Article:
In Memoriam: Notre Dame scientist Morris Pollard

Author: Michael O. Garvey


Morris Pollard, professor emeritus of biological sciences and director of the University of Notre Dame’s Lobund Laboratory, died Saturday (June 18) at Memorial Hospital in South Bend. He was 95 years old.

A prominent member of the Notre Dame faculty since 1961, Pollard was graduated from The Ohio State University in 1938 and earned master’s and doctoral degrees from Virginia Polytechnic Institute and the University of California Berkeley in 1939 and 1950, respectively.

Pollard had already done seminal research on viral diseases, discovering the first retrovirus in 1938, and was pursuing research on avian leukemia for the U.S. Department of Agriculture, when World War II began. He served four years in the U.S. Army’s Veterinary Corps at Fort Sam Houston in San Antonio, Texas, where he investigated and tested vaccines for exotic diseases then afflicting soldiers in the Pacific, such as Q–fever, typhus, primary atypical pneumonia, and “Bullis Fever.” Exposure to these made for dangerous work which killed two of Pollard’s colleagues and left several others with permanent disabilities. Pollard himself received the Army Medal, among the highest military honors for heroism outside of combat.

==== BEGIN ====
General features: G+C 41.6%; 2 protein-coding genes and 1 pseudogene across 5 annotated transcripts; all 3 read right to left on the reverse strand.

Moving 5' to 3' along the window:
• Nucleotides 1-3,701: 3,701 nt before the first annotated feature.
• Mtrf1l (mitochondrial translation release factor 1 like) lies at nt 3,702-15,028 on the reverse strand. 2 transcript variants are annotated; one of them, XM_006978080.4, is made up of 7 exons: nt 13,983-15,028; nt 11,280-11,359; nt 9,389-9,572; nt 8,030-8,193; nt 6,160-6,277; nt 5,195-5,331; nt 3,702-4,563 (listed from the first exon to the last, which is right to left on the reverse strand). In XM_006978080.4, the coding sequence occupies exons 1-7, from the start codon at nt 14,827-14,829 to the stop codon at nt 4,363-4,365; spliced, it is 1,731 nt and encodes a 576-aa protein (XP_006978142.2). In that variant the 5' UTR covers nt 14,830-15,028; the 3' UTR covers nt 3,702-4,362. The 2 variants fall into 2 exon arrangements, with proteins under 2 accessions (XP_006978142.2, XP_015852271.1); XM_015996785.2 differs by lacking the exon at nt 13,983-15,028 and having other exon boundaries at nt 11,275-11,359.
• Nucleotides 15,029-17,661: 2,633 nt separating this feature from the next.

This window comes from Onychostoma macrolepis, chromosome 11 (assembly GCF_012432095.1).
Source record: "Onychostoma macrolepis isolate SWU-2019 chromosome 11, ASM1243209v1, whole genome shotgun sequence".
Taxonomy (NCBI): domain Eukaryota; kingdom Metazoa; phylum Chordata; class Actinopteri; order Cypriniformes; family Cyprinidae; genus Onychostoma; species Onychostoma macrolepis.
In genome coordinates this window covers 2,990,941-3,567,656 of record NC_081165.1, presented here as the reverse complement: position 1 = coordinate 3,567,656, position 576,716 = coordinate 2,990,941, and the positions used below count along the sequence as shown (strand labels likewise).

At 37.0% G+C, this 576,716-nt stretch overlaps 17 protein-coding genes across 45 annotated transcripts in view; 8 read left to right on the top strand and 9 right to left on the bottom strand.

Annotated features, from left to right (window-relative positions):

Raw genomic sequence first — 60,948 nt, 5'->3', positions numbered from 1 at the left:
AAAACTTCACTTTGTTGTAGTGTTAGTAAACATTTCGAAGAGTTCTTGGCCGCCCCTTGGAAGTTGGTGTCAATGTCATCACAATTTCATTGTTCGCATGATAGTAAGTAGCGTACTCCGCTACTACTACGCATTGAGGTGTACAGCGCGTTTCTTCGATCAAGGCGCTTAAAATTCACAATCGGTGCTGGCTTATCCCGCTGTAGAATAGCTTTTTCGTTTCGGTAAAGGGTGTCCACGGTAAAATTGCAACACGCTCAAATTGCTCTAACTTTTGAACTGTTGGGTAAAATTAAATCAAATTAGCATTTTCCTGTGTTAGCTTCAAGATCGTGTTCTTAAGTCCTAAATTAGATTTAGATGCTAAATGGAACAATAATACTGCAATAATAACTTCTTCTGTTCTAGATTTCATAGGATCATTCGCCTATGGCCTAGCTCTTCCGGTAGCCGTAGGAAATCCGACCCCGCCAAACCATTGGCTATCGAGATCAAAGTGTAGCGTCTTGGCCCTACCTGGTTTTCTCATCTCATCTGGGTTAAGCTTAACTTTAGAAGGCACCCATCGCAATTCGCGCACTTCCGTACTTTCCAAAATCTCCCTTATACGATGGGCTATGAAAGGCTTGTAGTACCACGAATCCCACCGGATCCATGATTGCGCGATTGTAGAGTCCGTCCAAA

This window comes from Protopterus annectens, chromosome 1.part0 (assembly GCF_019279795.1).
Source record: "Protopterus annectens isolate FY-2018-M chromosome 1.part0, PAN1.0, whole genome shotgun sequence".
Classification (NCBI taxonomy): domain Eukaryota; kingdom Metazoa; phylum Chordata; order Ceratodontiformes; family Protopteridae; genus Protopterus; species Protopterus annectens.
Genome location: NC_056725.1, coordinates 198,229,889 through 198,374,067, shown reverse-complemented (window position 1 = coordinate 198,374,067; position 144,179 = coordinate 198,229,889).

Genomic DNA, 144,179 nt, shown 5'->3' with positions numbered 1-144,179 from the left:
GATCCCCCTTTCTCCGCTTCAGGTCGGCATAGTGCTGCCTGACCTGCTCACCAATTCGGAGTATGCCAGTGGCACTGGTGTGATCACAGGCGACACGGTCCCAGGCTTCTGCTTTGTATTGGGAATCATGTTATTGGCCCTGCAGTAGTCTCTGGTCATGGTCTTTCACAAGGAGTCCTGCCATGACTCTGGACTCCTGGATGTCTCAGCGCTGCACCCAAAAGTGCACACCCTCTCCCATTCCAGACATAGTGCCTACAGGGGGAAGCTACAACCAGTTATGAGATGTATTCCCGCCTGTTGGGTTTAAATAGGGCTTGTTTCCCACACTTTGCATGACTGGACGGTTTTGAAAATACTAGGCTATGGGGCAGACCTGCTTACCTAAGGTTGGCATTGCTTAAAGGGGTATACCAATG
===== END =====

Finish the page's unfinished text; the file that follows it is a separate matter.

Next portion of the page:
After the war, Pollard joined the faculty of the University of Texas Medical Branch in Galveston, where his pathbreaking research included the development of the first serologic test for hepatitis A. While his research career was in full bloom in Galveston, he was approached in 1961 by Notre Dame’s then-new president, Rev. Theodore M. Hesburgh, C.S.C., who invited him to come to Notre Dame to take over its Lobund Laboratory, the University’s biological research facility which was then in decline. “During my meeting with Father Hesburgh, I expressed some trepidation about how I, as a Jewish person, might fit in at Notre Dame,” Pollard remembered years later. “He told me, ‘You’ll fit in fine. All of us at Notre Dame are trying to get out of our own ghettoes.’”

Father Hesburgh predicted accurately, and Pollard’s research and teaching flourished here. As Lobund director, he oversaw the University”s longest running medical research program for nearly half a century, published more than 300 scientific articles, developed a unique breed of germ–free “Lobund–Wistar” rats to study the mechanisms of disease. He also continued his investigations of virology and cancer, developing, among other things, bone marrow transplants to treat leukemia and sarcomas, for which he was honored with the Hope Award from the American Cancer Society.

Pollard worked at all of these things until his very last days. “I can’t imagine doing anything else,” he said recently. “I think if you are doing something meaningful and important and you stop doing it, you’ll always look back with regret.”

One regret, and a bitter one, burdened the last quarter century of Pollard’s life. His son, Jonathan Jay Pollard, a former civilian intelligence analyst for the U.S. Navy, is serving a life sentence in federal prison for espionage, having been convicted of spying for Israel in 1985. Since then, Pollard continually and unsuccessfully appealed for clemency for his son.

In addition to Jonathan, Pollard is survived by another son, Harvey, of Potomac, Md., a daughter, Carol Pollard–Levy, of Hamden, Conn., two grandsons and five great-grandchildren. His wife of 63 years, Mildred, died in 2003.